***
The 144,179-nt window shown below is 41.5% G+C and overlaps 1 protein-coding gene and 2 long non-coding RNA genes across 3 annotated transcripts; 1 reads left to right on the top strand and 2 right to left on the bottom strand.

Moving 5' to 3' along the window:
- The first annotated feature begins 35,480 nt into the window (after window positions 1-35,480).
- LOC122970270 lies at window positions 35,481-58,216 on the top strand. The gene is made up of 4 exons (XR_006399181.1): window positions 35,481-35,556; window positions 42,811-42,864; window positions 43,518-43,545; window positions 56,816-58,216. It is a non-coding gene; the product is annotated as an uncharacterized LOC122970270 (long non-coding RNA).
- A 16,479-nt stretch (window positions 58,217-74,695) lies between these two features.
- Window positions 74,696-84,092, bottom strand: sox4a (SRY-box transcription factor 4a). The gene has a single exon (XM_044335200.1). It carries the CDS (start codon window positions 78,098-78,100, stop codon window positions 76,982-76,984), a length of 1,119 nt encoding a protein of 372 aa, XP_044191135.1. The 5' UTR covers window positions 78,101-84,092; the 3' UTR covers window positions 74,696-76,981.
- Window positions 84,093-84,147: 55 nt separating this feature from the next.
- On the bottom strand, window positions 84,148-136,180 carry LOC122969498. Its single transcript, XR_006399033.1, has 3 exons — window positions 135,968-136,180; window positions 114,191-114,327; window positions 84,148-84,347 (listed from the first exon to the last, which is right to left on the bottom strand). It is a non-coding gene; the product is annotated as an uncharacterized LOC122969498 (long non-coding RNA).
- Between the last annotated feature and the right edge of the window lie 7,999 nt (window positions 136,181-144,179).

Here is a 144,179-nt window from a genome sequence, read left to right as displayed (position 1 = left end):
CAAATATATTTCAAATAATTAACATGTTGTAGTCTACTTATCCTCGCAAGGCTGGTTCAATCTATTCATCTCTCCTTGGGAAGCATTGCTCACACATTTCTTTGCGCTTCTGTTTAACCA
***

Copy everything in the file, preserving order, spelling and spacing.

The 144,179-nt window shown below is 41.5% G+C and overlaps 1 protein-coding gene and 2 long non-coding RNA genes across 3 annotated transcripts; 1 reads left to right on the top strand and 2 right to left on the bottom strand.

Moving 5' to 3' along the window:
- The first annotated feature begins 35,480 nt into the window (after window positions 1-35,480).
- LOC122970270 lies at window positions 35,481-58,216 on the top strand. The gene is made up of 4 exons (XR_006399181.1): window positions 35,481-35,556; window positions 42,811-42,864; window positions 43,518-43,545; window positions 56,816-58,216. It is a non-coding gene; the product is annotated as an uncharacterized LOC122970270 (long non-coding RNA).
- A 16,479-nt stretch (window positions 58,217-74,695) lies between these two features.
- Window positions 74,696-84,092, bottom strand: sox4a (SRY-box transcription factor 4a). The gene has a single exon (XM_044335200.1). It carries the CDS (start codon window positions 78,098-78,100, stop codon window positions 76,982-76,984), a length of 1,119 nt encoding a protein of 372 aa, XP_044191135.1. The 5' UTR covers window positions 78,101-84,092; the 3' UTR covers window positions 74,696-76,981.
- Window positions 84,093-84,147: 55 nt separating this feature from the next.
- On the bottom strand, window positions 84,148-136,180 carry LOC122969498. Its single transcript, XR_006399033.1, has 3 exons — window positions 135,968-136,180; window positions 114,191-114,327; window positions 84,148-84,347 (listed from the first exon to the last, which is right to left on the bottom strand). It is a non-coding gene; the product is annotated as an uncharacterized LOC122969498 (long non-coding RNA).
- Between the last annotated feature and the right edge of the window lie 7,999 nt (window positions 136,181-144,179).

Here is a 144,179-nt window from a genome sequence, read left to right as displayed (position 1 = left end):
CAAATATATTTCAAATAATTAACATGTTGTAGTCTACTTATCCTCGCAAGGCTGGTTCAATCTATTCATCTCTCCTTGGGAAGCATTGCTCACACATTTCTTTGCGCTTCTGTTTAACCA